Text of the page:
[see source: Ovid's Metamorphoses, Book IX, Nessus, lines 153 - 209]
[see image 63K: Hercules and the Centaur (1600) - marble sculpture by Giovanni da Bologna]

Dejanira did so, and before long fancied she had occasion to use it. Hercules in one of his conquests had taken prisoner a fair maiden, named Iole, of whom he seemed more fond than Dejanira approved. When Hercules was about to offer sacrifices to the gods in honour of his victory, he sent to his wife for a white robe to use on the occasion. Dejanira, thinking it a good opportunity to try her love-spell, steeped the garment in the blood of Nessus. We are to suppose she took care to wash out all traces of it, but the magic power remained, and as soon as the garment became warm on the body of Hercules the poison penetrated into all his limbs and caused him the most intense agony. In his frenzy he seized Lichas, who had brought him the fatal robe, and hurled him into the sea. He wrenched off the garment, but it stuck to his flesh, and with it he tore away whole pieces of his body. In this state he embarked on board a ship and was conveyed home. Dejanira, on seeing what she had unwittingly done, hung herself. Hercules, prepared to die, ascended Mount OEta, where he built a funeral pile of trees, gave his bow and arrows to Philoctetes, and laid himself down on the pile, his head resting on his club, and his lion's skin spread over him. With a countenance as serene as if he were taking his place at a festal board he commanded Philoctetes to apply the torch. The flames spread apace and soon invested the whole mass.
[see source: Ovid's Metamorphoses, Book IX, The Death of Hercules, lines 210 - 382]
[see also: Library of Apollodorus - The Death of Hercules]
[see also: Heracles and the Rulers of Greece]
[see also: Herakles]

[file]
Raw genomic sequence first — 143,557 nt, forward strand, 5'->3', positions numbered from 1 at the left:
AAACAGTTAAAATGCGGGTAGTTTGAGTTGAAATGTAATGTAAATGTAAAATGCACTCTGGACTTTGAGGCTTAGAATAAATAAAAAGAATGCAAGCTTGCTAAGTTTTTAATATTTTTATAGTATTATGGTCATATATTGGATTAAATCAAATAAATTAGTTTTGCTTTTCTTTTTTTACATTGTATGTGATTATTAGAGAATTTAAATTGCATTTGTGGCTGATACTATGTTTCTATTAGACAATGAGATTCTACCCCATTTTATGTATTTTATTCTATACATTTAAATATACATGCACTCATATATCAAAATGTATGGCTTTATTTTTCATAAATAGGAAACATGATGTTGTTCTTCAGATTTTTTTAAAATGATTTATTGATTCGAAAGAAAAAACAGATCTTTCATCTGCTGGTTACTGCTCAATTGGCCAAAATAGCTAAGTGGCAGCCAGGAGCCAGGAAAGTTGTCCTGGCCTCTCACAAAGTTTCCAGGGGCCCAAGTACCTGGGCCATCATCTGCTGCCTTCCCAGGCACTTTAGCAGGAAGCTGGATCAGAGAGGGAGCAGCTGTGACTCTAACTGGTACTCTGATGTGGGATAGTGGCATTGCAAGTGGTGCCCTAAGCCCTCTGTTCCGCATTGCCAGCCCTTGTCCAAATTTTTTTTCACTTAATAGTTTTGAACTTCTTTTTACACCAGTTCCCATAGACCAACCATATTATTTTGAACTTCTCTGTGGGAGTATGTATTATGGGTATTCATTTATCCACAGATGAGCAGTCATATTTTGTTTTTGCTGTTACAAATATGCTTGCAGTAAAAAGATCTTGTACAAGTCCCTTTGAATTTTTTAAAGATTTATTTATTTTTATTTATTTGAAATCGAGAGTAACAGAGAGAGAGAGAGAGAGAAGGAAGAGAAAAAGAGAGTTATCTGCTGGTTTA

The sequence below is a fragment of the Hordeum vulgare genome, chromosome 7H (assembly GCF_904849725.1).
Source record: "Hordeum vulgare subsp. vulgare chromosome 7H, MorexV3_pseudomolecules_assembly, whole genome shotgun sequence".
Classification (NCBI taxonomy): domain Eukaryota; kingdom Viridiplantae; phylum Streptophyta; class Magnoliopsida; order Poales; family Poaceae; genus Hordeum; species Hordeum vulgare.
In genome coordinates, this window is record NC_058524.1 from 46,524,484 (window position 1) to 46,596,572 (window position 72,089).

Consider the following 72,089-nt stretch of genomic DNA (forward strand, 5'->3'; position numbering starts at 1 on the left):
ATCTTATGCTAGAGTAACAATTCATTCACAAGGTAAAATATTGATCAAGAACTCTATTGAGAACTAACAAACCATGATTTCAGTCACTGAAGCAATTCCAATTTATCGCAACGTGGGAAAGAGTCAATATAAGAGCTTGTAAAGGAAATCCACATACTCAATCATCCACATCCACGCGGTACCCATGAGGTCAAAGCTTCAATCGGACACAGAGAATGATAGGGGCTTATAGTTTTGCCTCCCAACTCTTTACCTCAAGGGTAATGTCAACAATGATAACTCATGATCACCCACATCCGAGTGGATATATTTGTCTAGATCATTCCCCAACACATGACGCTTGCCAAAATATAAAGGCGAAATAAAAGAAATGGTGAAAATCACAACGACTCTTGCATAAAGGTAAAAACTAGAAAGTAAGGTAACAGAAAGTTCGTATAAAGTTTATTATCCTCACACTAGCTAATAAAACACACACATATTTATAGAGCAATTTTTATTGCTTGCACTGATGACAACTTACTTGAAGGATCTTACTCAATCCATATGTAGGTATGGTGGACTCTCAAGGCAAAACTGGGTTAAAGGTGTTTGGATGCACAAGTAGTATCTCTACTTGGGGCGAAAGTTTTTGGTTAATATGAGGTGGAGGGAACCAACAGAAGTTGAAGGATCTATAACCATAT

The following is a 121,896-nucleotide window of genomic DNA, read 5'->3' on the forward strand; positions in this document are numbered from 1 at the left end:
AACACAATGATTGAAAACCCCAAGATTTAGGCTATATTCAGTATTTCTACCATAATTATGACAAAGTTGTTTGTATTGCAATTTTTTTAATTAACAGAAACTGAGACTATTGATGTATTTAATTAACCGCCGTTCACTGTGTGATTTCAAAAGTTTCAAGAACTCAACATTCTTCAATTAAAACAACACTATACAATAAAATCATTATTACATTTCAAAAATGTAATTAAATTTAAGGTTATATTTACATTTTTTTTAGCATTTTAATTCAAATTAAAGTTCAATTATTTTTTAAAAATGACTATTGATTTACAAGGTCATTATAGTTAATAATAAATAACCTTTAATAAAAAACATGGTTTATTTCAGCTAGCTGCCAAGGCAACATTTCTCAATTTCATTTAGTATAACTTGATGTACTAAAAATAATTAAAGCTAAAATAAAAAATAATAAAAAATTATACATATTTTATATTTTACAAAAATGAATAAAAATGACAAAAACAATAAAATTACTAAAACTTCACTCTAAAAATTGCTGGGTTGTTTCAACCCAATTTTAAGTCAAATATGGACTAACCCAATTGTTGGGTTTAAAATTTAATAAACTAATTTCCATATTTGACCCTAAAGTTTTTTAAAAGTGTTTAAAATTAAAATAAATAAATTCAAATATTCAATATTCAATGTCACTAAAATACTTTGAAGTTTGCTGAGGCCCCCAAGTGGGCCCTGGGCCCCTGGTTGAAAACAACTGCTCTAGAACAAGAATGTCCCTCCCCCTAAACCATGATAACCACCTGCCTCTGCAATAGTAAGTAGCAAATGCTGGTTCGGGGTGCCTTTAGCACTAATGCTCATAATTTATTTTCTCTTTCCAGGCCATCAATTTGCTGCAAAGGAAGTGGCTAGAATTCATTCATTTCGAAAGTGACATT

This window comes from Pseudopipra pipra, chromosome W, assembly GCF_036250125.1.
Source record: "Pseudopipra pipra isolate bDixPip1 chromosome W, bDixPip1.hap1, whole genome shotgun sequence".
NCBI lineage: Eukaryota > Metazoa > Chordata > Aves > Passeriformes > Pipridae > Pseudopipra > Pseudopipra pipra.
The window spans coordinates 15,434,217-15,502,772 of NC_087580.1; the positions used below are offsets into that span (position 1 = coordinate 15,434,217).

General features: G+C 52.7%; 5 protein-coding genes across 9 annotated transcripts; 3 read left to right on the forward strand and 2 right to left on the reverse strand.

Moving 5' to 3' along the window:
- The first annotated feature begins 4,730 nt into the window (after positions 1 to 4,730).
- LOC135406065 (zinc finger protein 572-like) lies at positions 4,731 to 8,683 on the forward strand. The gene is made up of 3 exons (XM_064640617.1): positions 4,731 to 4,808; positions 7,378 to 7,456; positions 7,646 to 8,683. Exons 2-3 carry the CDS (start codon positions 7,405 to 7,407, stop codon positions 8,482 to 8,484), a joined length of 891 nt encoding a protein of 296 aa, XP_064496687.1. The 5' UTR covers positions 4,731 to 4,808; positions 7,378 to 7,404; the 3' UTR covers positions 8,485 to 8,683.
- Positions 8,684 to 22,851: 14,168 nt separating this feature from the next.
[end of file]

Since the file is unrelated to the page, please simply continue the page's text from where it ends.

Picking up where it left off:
Milton thus alludes to the frenzy of Hercules:
"As when Alcides* from OEchalia crowned
With conquest, felt the envenomed robe, and tore,
Through pain, up by the roots Thessalian pines
And Lichas from the top of OEta threw
Into the Euboic Sea."

* Alcides, a name of Hercules.

The gods themselves felt troubled at seeing the champion of the earth so brought to his end. But Jupiter with cheerful countenance thus addressed them: "I am pleased to see your concern, my princes, and am gratified to perceive that I am the ruler of a loyal people, and that my son enjoys your favour. For although your interest in him arises from his noble deeds, yet it is not the less gratifying to me. But now I say to you, Fear not. He who conquered all else is not to be conquered by those flames which you see blazing on Mount OEta. Only his mother's share in him can perish; what he derived from me is immortal. I shall take him, dead to earth, to the heavenly shores, and I require of you all to receive him kindly. If any of you feel grieved at his attaining this honour, yet no one can deny that he has deserved it." The gods all gave their assent; Juno only heard the closing words with some displeasure that she should be so particularly pointed at, yet not enough to make her regret the determination of her husband. So when the flames had consumed the mother's share of Hercules, the diviner part, instead of being injured thereby, seemed to start forth with new vigour, to assume a more lofty port and a more awful dignity. Jupiter enveloped him in a cloud, and took him up in a four-horse chariot to dwell among the stars. As he took his place in heaven, Atlas felt the added weight.